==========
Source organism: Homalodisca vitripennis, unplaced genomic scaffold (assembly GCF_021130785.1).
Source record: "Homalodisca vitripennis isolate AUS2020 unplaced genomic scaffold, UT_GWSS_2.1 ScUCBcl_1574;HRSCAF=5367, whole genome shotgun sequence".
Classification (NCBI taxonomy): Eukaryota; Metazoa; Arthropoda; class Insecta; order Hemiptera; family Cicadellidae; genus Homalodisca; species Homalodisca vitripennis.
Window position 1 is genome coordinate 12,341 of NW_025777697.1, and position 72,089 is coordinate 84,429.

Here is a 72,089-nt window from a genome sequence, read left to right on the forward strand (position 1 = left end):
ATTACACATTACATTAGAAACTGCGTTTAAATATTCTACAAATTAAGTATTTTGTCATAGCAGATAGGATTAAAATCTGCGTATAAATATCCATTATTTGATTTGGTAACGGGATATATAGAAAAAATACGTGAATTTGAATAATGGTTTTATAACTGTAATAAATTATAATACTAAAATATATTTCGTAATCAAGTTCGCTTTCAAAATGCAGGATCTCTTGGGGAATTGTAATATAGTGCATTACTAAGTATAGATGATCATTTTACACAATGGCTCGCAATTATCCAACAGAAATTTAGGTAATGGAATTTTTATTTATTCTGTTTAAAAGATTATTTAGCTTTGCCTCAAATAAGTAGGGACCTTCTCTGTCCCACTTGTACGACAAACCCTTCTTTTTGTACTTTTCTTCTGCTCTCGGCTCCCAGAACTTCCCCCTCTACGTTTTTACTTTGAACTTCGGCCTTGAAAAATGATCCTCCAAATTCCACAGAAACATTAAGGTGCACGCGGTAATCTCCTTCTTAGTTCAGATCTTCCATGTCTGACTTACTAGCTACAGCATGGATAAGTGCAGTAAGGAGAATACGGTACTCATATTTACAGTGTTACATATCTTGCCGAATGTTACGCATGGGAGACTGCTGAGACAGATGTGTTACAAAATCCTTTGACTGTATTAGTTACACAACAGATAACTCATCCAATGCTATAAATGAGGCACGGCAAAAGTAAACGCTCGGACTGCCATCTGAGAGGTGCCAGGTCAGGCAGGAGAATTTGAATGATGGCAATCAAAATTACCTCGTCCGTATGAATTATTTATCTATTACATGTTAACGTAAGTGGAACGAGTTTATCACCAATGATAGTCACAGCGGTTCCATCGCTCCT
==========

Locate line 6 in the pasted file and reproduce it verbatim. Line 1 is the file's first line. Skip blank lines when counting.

ATTACACATTACATTAGAAACTGCGTTTAAATATTCTACAAATTAAGTATTTTGTCATAGCAGATAGGATTAAAATCTGCGTATAAATATCCATTATTTGATTTGGTAACGGGATATATAGAAAAAATACGTGAATTTGAATAATGGTTTTATAACTGTAATAAATTATAATACTAAAATATATTTCGTAATCAAGTTCGCTTTCAAAATGCAGGATCTCTTGGGGAATTGTAATATAGTGCATTACTAAGTATAGATGATCATTTTACACAATGGCTCGCAATTATCCAACAGAAATTTAGGTAATGGAATTTTTATTTATTCTGTTTAAAAGATTATTTAGCTTTGCCTCAAATAAGTAGGGACCTTCTCTGTCCCACTTGTACGACAAACCCTTCTTTTTGTACTTTTCTTCTGCTCTCGGCTCCCAGAACTTCCCCCTCTACGTTTTTACTTTGAACTTCGGCCTTGAAAAATGATCCTCCAAATTCCACAGAAACATTAAGGTGCACGCGGTAATCTCCTTCTTAGTTCAGATCTTCCATGTCTGACTTACTAGCTACAGCATGGATAAGTGCAGTAAGGAGAATACGGTACTCATATTTACAGTGTTACATATCTTGCCGAATGTTACGCATGGGAGACTGCTGAGACAGATGTGTTACAAAATCCTTTGACTGTATTAGTTACACAACAGATAACTCATCCAATGCTATAAATGAGGCACGGCAAAAGTAAACGCTCGGACTGCCATCTGAGAGGTGCCAGGTCAGGCAGGAGAATTTGAATGATGGCAATCAAAATTACCTCGTCCGTATGAATTATTTATCTATTACATGTTAACGTAAGTGGAACGAGTTTATCACCAATGATAGTCACAGCGGTTCCATCGCTCCT